By Kashmir Hill
Originally posted October 21, 2014
Here is an excerpt:
Much like a Facebook policy change, it seems that doctors and patients wound up having data exposed or used in a way they didn’t expect. But this is a much more serious case in that it involves sensitive health conditions. Medical privacy laws spell out explicitly what health providers and their “business associates,” a.k.a. vendors, are allowed to do with patient information. While Practice Fusion says contacting patients for reviews is a service done on behalf of doctors — as is required by HIPAA — the cynical take is that they used their access to patient records for business purposes — to build a review site to compete with ZocDoc and Yelp.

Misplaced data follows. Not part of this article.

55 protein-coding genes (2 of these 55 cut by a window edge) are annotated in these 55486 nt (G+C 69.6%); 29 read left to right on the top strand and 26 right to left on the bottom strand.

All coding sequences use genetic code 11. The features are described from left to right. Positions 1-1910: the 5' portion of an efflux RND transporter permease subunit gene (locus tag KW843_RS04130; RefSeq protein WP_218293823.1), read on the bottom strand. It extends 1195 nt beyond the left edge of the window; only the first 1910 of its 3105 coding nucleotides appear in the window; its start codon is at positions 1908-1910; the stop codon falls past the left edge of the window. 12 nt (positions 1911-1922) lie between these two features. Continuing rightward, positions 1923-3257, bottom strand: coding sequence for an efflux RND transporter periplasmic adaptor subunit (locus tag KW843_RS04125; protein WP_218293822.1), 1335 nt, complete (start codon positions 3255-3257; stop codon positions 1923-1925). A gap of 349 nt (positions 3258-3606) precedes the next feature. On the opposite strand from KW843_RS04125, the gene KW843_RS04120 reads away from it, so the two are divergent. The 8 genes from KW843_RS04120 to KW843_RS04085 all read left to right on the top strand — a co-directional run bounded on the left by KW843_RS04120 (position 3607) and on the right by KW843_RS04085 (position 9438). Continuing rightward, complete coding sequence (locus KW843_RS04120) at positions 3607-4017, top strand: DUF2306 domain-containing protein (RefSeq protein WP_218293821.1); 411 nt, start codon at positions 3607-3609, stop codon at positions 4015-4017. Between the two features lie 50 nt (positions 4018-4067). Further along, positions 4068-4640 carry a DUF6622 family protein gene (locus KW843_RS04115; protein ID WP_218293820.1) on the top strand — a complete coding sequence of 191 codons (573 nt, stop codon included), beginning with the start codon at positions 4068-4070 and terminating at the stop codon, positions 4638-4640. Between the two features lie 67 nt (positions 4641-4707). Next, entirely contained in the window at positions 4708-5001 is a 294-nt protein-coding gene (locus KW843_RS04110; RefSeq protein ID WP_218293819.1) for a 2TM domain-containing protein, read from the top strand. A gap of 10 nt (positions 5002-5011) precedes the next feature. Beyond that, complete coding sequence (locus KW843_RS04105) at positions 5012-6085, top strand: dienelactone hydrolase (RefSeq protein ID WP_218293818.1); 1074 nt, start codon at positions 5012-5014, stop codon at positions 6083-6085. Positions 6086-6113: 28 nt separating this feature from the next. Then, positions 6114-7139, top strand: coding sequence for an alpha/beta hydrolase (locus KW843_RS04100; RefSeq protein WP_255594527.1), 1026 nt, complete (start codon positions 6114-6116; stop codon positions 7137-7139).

Deven McGraw, a medical privacy law expert at the Center for Democracy and Technology, was also troubled by the messaging. “Anything they want to do with patient data, they’re supposed to do on behalf of the doctor. It’s not a license or invitation to take the data you get and use it for your own business purposes,” she says.
The entire story is here.